Hyderabad: Among the many strategies to combat the highly contagious novel strain of coronavirus (SARS-CoV2), the concept of ‘herd immunity’ has come up frequently in the last few months. It suggests that a majority in the population can contract the virus or allow the virus to run its course and then wait for the infected to develop antibodies before becoming immune to the ailment.
So far, the herd immunity concept has worked in eradicating diseases like polio, measles, rubella and smallpox. Well-developed vaccines and their administration to a percentage of the general population, including children, have been successful in developing herd immunity among the community to such traditional diseases.
In theory, herd immunity may sound quite appealing, but as the United Kingdom recently found out, such initiatives come with challenges and risks. The country initially decided to work towards ‘herd immunity’ thinking that if most of its population gains immunity by getting infected, then the transmission of the ailment could be checked. However, the unstoppable nature of SARS-CoV2 and immense pressure on healthcare systems forced the UK
government to take a ‘U’ turn and adopt social distancing strategy to combat the coronavirus.
Even in India, the herd immunity theory is advocated through its national immunisation programmes by administering vaccines for polio, measles, mumps and rubella. The idea is that if most of the population i.e. children are vaccinated, then a small percentage of the remaining can go unvaccinated because there will be no transmission of the disease.
Will herd immunity work for SARS-CoV2?
Top experts, including noted epidemiologist and Professor, Head, Life Course Epidemiology, Public Health Foundation of India (PHFI), Bengaluru, Dr Giridhara R Babu and Bhopal-based public health specialist and bio-ethics expert Dr Anant Bhan point out that there are many challenges the country has to face if it takes the herd immunity route.
The first challenge is the absence of an efficient vaccine for SARS-CoV2, which is at least 12 months to 18 months away. The second is the difficulties that India, with limited healthcare infrastructure, including critical care and manpower, will face if a sizeable population is allowed to get infected with the coronavirus.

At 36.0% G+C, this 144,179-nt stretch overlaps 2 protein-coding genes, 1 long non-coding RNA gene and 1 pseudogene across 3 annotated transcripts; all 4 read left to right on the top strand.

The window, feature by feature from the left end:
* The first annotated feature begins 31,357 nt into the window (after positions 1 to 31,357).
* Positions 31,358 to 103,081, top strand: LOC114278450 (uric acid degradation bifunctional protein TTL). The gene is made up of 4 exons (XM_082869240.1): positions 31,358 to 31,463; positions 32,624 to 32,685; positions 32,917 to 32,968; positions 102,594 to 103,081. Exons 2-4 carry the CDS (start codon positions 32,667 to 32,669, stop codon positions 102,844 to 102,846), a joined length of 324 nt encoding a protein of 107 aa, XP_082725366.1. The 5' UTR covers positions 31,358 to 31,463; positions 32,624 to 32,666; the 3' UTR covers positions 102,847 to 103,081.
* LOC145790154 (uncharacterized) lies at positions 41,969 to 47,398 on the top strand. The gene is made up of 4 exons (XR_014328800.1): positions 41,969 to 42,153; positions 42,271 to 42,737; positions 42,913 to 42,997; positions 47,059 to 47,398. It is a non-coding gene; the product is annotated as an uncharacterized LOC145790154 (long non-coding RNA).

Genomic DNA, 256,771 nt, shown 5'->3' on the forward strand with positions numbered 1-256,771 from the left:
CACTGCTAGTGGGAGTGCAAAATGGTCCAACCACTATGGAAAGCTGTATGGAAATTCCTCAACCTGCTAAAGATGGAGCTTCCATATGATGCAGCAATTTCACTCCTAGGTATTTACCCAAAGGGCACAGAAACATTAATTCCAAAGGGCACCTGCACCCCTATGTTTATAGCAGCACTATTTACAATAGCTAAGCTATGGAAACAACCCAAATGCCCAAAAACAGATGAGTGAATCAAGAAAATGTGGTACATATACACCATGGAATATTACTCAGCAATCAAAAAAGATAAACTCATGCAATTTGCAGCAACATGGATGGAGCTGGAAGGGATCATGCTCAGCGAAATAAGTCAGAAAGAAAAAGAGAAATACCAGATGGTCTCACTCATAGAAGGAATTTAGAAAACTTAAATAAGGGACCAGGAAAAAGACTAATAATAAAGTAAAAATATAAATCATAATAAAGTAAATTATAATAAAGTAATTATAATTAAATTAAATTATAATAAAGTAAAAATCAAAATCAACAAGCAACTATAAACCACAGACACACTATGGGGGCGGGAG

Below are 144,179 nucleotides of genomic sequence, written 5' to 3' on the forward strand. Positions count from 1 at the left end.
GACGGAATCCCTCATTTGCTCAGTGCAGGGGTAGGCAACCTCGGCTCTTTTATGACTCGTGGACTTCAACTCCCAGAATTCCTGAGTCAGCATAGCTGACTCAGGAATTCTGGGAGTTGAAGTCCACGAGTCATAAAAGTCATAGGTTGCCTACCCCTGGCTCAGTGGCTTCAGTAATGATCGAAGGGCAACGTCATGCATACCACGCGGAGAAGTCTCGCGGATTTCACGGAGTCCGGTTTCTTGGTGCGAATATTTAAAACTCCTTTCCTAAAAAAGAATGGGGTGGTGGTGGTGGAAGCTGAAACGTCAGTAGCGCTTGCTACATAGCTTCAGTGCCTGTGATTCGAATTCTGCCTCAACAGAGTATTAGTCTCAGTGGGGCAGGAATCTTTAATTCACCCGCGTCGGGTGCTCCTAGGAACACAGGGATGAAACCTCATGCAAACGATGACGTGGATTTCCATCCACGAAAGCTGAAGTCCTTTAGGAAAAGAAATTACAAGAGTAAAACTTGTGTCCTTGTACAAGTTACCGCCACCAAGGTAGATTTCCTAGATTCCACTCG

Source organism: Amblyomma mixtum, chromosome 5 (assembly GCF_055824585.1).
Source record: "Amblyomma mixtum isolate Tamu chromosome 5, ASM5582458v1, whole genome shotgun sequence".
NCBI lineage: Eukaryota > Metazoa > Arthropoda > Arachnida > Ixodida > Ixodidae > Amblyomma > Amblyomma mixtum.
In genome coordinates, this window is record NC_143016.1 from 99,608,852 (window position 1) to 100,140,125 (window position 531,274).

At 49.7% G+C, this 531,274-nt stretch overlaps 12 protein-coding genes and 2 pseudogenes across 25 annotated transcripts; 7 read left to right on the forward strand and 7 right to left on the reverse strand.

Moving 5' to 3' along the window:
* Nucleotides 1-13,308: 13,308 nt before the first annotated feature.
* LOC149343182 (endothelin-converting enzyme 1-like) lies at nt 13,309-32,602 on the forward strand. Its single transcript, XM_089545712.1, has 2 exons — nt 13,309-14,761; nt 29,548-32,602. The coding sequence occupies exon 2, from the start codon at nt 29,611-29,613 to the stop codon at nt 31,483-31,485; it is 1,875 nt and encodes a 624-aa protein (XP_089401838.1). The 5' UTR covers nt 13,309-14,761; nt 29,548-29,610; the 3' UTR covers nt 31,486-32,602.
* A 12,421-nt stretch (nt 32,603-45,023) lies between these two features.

Currently, there is also no clear picture of how long the immunity among recovered Covid-19 patients will last? Will the immunity last for six months, one year or two years? What happens if recovered persons lose immunity within a year? Will they have to be re-infected again?
In the absence of concrete answers to such challenges, senior health specialists pointed out that the lockdown and subsequent measures being adopted to test and isolate the positive cases were the best options available for a country like India.
‘A risky affair’
There are several challenges that governments and public health professionals need to address while pursuing herd immunity to combat outbreaks like Covid-19.
The first route to develop herd immunity is through vaccines. However, until an effective vaccine is available, we can’t even think about the concept.
At this moment, such a vaccine, in the best case scenario, is at least 12 to 18 months away. A lot will also depend on which country manufactures the vaccine and who gets access to it first. In case an ideal vaccine is available, then by immunising a percentage of the population, you reduce the chances of transmission. However, information on what percentage of the population must be immunised for coronavirus is not yet known.
The second option of herd immunity is to allow the virus to infect a sizeable population in a community in the hope that they develop immunity. Such a concept was adopted in the UK while handling the coronavirus outbreak. We should accept the fact that by adopting this approach, a sizeable number of vulnerable populations in the community like people with co-morbidities and the elderly will fall sick, resulting in fatalities. When you allow the virus to take its course, then governments must have adequate infrastructure and medical facilities to take care of such a vulnerable population. So both the routes of achieving herd immunity are challenging and governments must be careful about them.
— Dr Anant Bhan, Public health specialist and bio-ethics expert
‘Robust health infra prerequisite’
If countries adopt the strategy to allow pathogens like virus to run their course for developing herd immunity in a population, then they must also have in place appropriate healthcare systems that can respond to the infected persons. You should have enough number of doctors, ventilators and healthcare workers out there to meet the surge in cases. So, what will you do when you don’t have such kind of infrastructure to back you up? That’s the reason why many countries like India have adopted the strategy of lockdown. Some countries like Singapore initially applied the containment but later changed the course of their response by embracing the concept of lockdowns.
It is very difficult to accept a model where we want many people in a community to get infected with a virus. Based on the present-day epidemiology of Covid-19 across the world, nearly 15 per cent of the positive cases need hospitalisation while anywhere between 3 per cent and 5 per cent require intensive care like ventilator support. Can India with a population of 1.3 billion provide such kind of healthcare support to so many people who need critical care? Is that even possible to do so?
— Dr Giridhara R Babu (epidemiologist and Professor, Head, Life Course Epidemiology, Public Health Foundation of India, Bengaluru)
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